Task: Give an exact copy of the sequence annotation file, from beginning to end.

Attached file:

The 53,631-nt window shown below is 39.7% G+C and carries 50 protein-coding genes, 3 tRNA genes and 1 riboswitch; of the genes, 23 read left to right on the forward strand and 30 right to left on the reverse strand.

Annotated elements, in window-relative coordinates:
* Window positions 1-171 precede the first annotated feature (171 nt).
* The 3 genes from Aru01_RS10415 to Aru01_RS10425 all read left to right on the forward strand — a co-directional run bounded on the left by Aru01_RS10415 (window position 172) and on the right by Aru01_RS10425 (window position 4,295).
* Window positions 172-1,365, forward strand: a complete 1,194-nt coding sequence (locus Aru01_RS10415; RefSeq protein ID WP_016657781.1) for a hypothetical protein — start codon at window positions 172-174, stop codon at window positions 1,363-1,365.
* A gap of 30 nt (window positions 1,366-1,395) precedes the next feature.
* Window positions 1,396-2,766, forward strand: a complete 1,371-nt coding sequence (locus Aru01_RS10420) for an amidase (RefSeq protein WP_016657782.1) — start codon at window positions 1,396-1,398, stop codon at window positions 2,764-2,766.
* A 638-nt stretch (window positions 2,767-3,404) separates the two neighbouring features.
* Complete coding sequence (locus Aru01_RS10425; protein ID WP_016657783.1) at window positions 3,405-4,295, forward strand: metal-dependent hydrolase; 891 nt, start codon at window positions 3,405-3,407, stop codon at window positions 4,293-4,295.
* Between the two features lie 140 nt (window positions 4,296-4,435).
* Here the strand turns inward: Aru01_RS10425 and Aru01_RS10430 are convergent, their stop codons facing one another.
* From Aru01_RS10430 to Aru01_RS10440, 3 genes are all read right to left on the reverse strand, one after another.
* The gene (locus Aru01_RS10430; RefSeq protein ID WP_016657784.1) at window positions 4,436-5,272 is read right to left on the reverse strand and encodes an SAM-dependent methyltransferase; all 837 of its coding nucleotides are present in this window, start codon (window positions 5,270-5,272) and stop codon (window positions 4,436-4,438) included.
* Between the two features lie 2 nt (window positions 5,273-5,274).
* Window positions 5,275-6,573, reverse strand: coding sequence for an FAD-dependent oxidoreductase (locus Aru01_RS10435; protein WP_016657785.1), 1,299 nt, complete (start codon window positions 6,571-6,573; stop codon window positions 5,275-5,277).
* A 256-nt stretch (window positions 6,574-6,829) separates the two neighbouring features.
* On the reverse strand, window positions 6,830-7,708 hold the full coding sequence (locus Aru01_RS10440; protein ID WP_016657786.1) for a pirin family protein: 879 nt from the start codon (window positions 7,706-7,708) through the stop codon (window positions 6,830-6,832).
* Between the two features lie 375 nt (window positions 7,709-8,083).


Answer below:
The 53,631-nt window shown below is 39.7% G+C and carries 50 protein-coding genes, 3 tRNA genes and 1 riboswitch; of the genes, 23 read left to right on the forward strand and 30 right to left on the reverse strand.

Annotated elements, in window-relative coordinates:
* Window positions 1-171 precede the first annotated feature (171 nt).
* The 3 genes from Aru01_RS10415 to Aru01_RS10425 all read left to right on the forward strand — a co-directional run bounded on the left by Aru01_RS10415 (window position 172) and on the right by Aru01_RS10425 (window position 4,295).
* Window positions 172-1,365, forward strand: a complete 1,194-nt coding sequence (locus Aru01_RS10415; RefSeq protein ID WP_016657781.1) for a hypothetical protein — start codon at window positions 172-174, stop codon at window positions 1,363-1,365.
* A gap of 30 nt (window positions 1,366-1,395) precedes the next feature.
* Window positions 1,396-2,766, forward strand: a complete 1,371-nt coding sequence (locus Aru01_RS10420) for an amidase (RefSeq protein WP_016657782.1) — start codon at window positions 1,396-1,398, stop codon at window positions 2,764-2,766.
* A 638-nt stretch (window positions 2,767-3,404) separates the two neighbouring features.
* Complete coding sequence (locus Aru01_RS10425; protein ID WP_016657783.1) at window positions 3,405-4,295, forward strand: metal-dependent hydrolase; 891 nt, start codon at window positions 3,405-3,407, stop codon at window positions 4,293-4,295.
* Between the two features lie 140 nt (window positions 4,296-4,435).
* Here the strand turns inward: Aru01_RS10425 and Aru01_RS10430 are convergent, their stop codons facing one another.
* From Aru01_RS10430 to Aru01_RS10440, 3 genes are all read right to left on the reverse strand, one after another.
* The gene (locus Aru01_RS10430; RefSeq protein ID WP_016657784.1) at window positions 4,436-5,272 is read right to left on the reverse strand and encodes an SAM-dependent methyltransferase; all 837 of its coding nucleotides are present in this window, start codon (window positions 5,270-5,272) and stop codon (window positions 4,436-4,438) included.
* Between the two features lie 2 nt (window positions 5,273-5,274).
* Window positions 5,275-6,573, reverse strand: coding sequence for an FAD-dependent oxidoreductase (locus Aru01_RS10435; protein WP_016657785.1), 1,299 nt, complete (start codon window positions 6,571-6,573; stop codon window positions 5,275-5,277).
* A 256-nt stretch (window positions 6,574-6,829) separates the two neighbouring features.
* On the reverse strand, window positions 6,830-7,708 hold the full coding sequence (locus Aru01_RS10440; protein ID WP_016657786.1) for a pirin family protein: 879 nt from the start codon (window positions 7,706-7,708) through the stop codon (window positions 6,830-6,832).
* Between the two features lie 375 nt (window positions 7,709-8,083).